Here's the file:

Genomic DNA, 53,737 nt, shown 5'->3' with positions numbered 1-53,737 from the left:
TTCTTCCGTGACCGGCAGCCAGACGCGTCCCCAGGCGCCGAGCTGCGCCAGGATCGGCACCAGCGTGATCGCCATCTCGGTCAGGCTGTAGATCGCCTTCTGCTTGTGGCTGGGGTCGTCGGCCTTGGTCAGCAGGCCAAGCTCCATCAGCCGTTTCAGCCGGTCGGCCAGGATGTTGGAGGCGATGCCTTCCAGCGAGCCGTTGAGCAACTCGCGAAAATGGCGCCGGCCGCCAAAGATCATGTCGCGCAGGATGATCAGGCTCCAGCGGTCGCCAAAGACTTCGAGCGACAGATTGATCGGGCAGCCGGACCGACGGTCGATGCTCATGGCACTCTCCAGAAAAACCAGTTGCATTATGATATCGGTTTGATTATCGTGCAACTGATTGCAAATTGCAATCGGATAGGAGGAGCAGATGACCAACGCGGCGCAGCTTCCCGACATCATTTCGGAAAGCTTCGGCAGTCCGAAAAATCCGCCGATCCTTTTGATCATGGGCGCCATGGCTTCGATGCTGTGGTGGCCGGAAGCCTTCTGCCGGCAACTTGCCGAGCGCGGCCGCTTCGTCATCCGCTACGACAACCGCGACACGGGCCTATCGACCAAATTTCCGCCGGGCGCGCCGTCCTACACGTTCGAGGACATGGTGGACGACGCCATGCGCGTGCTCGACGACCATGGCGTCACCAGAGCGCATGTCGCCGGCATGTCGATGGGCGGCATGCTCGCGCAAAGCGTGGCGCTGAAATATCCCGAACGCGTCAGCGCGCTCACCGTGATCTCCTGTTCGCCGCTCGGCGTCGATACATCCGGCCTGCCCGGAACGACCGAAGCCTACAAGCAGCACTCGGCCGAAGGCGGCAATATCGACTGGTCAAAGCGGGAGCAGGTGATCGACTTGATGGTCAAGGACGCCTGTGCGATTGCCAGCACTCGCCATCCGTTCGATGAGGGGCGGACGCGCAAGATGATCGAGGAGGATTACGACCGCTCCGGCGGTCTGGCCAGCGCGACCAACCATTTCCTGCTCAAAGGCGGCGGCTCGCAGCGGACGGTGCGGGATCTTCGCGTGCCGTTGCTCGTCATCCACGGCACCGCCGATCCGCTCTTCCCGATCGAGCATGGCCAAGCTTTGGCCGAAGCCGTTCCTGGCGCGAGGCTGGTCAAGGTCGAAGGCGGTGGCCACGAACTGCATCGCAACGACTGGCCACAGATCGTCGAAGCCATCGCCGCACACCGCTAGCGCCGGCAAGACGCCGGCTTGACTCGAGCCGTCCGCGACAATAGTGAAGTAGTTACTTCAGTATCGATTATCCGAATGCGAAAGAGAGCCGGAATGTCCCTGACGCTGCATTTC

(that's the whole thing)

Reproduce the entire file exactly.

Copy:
Genomic DNA, 53,737 nt, shown 5'->3' with positions numbered 1-53,737 from the left:
TTCTTCCGTGACCGGCAGCCAGACGCGTCCCCAGGCGCCGAGCTGCGCCAGGATCGGCACCAGCGTGATCGCCATCTCGGTCAGGCTGTAGATCGCCTTCTGCTTGTGGCTGGGGTCGTCGGCCTTGGTCAGCAGGCCAAGCTCCATCAGCCGTTTCAGCCGGTCGGCCAGGATGTTGGAGGCGATGCCTTCCAGCGAGCCGTTGAGCAACTCGCGAAAATGGCGCCGGCCGCCAAAGATCATGTCGCGCAGGATGATCAGGCTCCAGCGGTCGCCAAAGACTTCGAGCGACAGATTGATCGGGCAGCCGGACCGACGGTCGATGCTCATGGCACTCTCCAGAAAAACCAGTTGCATTATGATATCGGTTTGATTATCGTGCAACTGATTGCAAATTGCAATCGGATAGGAGGAGCAGATGACCAACGCGGCGCAGCTTCCCGACATCATTTCGGAAAGCTTCGGCAGTCCGAAAAATCCGCCGATCCTTTTGATCATGGGCGCCATGGCTTCGATGCTGTGGTGGCCGGAAGCCTTCTGCCGGCAACTTGCCGAGCGCGGCCGCTTCGTCATCCGCTACGACAACCGCGACACGGGCCTATCGACCAAATTTCCGCCGGGCGCGCCGTCCTACACGTTCGAGGACATGGTGGACGACGCCATGCGCGTGCTCGACGACCATGGCGTCACCAGAGCGCATGTCGCCGGCATGTCGATGGGCGGCATGCTCGCGCAAAGCGTGGCGCTGAAATATCCCGAACGCGTCAGCGCGCTCACCGTGATCTCCTGTTCGCCGCTCGGCGTCGATACATCCGGCCTGCCCGGAACGACCGAAGCCTACAAGCAGCACTCGGCCGAAGGCGGCAATATCGACTGGTCAAAGCGGGAGCAGGTGATCGACTTGATGGTCAAGGACGCCTGTGCGATTGCCAGCACTCGCCATCCGTTCGATGAGGGGCGGACGCGCAAGATGATCGAGGAGGATTACGACCGCTCCGGCGGTCTGGCCAGCGCGACCAACCATTTCCTGCTCAAAGGCGGCGGCTCGCAGCGGACGGTGCGGGATCTTCGCGTGCCGTTGCTCGTCATCCACGGCACCGCCGATCCGCTCTTCCCGATCGAGCATGGCCAAGCTTTGGCCGAAGCCGTTCCTGGCGCGAGGCTGGTCAAGGTCGAAGGCGGTGGCCACGAACTGCATCGCAACGACTGGCCACAGATCGTCGAAGCCATCGCCGCACACCGCTAGCGCCGGCAAGACGCCGGCTTGACTCGAGCCGTCCGCGACAATAGTGAAGTAGTTACTTCAGTATCGATTATCCGAATGCGAAAGAGAGCCGGAATGTCCCTGACGCTGCATTTC